Iran Fisheries Organization, FAO Sign Deal to Boost Marine Cage Culture

TEHRAN (Tasnim) – Iran’s Fisheries Organization (IFO) and the Food and Agriculture Organization of the UN (FAO) have signed an agreement to strengthen national capacity for sustainable management and development of marine cage culture, a report said.

Iran Fisheries Organization, FAO Sign Deal to Boost Marine Cage Culture

Funded by FAO, this two-year Technical Cooperation Program (TCP) project, the farming of fish inside net-cages in the marine environment, will improve Iran’s marine cage culture capacities and support the government’s efforts to achieve its long-term goal of 900,000 tons of fish product annually from marine cage culture.

“Through allocating USD 292,000 to this project, FAO assists the Government of the Islamic Republic of Iran to sustainably increase the production from marine cage culture in the country,” said FAO Representative to the Islamic Republic of Iran, Gerold Bodeker at the signing ceremony.

He added that “during the implementation phase of the project, farm managers and extension practitioners will be trained," according to FAO's official website.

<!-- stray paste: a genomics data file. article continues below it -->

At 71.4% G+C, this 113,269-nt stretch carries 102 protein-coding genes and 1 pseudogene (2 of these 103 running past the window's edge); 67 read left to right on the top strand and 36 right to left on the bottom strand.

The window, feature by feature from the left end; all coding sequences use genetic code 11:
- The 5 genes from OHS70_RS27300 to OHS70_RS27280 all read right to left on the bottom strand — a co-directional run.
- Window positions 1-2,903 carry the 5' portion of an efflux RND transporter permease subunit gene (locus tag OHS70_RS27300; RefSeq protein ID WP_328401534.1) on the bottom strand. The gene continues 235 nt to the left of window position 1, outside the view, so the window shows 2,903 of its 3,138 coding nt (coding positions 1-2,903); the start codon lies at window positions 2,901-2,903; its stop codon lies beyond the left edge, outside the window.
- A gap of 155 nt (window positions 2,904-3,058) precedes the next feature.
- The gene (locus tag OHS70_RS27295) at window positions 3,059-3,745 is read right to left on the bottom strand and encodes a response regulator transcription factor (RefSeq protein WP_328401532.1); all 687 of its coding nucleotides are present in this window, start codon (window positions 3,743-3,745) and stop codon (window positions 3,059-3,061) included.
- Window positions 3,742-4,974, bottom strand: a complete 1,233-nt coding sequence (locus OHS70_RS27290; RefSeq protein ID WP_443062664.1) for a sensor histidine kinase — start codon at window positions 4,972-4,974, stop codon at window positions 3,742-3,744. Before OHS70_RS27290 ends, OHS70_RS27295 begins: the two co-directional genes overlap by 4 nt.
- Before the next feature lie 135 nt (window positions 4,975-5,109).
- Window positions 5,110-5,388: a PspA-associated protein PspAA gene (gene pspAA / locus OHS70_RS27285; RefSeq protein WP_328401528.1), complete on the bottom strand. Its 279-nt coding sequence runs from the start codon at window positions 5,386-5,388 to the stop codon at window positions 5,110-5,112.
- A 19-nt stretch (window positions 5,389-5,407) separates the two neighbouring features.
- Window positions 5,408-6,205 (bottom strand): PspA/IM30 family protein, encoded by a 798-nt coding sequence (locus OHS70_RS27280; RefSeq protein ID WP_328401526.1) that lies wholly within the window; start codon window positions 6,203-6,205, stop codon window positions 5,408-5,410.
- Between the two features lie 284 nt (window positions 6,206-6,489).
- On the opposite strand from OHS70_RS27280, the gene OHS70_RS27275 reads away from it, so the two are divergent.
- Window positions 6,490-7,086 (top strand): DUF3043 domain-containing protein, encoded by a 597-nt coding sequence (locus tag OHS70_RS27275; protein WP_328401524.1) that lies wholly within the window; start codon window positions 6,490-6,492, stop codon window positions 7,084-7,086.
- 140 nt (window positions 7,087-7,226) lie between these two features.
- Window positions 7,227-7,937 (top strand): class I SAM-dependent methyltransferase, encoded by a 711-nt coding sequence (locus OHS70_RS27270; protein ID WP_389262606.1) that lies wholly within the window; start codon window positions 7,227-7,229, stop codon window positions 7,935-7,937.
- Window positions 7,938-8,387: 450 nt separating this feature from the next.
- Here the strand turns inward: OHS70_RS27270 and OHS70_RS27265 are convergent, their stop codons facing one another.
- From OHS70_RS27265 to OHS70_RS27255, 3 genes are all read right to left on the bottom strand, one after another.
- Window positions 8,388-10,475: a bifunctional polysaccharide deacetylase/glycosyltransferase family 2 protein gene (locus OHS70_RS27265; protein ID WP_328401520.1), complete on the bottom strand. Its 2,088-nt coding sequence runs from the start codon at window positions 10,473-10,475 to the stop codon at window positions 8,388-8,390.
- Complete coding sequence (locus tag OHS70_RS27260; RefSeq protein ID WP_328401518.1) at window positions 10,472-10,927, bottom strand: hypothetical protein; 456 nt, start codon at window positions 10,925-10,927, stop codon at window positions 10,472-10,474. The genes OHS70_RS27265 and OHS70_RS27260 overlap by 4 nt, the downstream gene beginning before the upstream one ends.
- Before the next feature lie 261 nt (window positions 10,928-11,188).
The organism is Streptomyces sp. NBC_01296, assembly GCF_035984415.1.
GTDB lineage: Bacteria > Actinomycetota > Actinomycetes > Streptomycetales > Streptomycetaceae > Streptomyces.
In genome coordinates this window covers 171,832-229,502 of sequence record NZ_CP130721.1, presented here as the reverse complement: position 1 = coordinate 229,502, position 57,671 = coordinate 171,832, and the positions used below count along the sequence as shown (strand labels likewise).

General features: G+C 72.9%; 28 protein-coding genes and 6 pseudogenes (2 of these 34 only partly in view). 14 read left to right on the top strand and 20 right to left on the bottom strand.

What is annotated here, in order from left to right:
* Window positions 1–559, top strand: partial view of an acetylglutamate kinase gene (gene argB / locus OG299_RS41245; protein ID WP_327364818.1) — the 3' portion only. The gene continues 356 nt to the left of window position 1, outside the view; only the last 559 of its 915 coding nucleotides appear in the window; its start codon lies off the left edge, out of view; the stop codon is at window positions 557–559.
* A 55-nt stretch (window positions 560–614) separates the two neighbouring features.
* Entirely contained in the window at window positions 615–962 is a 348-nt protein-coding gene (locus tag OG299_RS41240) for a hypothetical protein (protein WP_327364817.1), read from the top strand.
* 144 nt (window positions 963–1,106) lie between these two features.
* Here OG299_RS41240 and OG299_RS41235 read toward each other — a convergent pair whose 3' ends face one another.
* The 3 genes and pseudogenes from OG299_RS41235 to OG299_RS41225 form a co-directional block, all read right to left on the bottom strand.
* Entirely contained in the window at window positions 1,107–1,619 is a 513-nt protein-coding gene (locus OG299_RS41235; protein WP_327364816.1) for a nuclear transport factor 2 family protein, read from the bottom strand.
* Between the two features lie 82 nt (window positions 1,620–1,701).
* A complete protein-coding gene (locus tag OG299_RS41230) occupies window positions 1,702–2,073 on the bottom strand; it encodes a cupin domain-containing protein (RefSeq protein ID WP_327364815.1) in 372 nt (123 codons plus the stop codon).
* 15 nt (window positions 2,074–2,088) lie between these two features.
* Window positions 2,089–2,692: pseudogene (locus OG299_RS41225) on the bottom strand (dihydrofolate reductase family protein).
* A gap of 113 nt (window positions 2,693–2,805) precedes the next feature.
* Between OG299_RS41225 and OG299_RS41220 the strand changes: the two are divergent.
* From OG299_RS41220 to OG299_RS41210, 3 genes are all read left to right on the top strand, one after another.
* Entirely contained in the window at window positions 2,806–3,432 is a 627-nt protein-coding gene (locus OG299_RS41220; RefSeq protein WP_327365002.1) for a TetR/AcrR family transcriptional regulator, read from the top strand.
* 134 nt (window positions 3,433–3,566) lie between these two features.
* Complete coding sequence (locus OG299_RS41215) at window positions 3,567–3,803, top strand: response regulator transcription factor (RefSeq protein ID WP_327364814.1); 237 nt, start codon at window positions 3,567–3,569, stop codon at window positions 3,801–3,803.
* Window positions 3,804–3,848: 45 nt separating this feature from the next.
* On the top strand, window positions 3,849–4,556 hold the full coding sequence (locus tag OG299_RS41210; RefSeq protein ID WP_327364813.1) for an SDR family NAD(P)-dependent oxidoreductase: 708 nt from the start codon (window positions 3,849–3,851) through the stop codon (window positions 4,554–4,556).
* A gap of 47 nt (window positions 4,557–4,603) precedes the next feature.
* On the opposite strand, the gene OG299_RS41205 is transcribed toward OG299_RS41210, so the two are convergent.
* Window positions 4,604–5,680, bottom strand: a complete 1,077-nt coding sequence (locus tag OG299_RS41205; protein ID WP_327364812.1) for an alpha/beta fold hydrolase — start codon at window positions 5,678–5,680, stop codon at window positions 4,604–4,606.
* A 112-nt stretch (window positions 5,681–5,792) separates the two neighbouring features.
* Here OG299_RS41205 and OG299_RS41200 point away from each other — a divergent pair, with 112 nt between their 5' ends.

Iran ranks second in the Middle East and 17th in the world’s total aquaculture production. Aquaculture production in Iran constitutes roughly 40 percent of total fish production and 10 percent of agricultural exports of the country, which accounts for about 1 percent of overall national GDP.

However, due to climate change and a sharp decline in precipitation during recent years and shortage of available freshwater; marine cage culture is a key priority for the Government of the Islamic Republic of Iran to supply animal proteins, healthy food, and alternative livelihood.

The country is facing some challenges in cage culture development, such as insufficient know-how, inadequate up-to-date and appropriate technologies and equipment; general shortage of relevant expertise within cage culture sector and government institutions; improper marketing plan for cage culture productions, and inadequate supply of fingerlings of cultured species.

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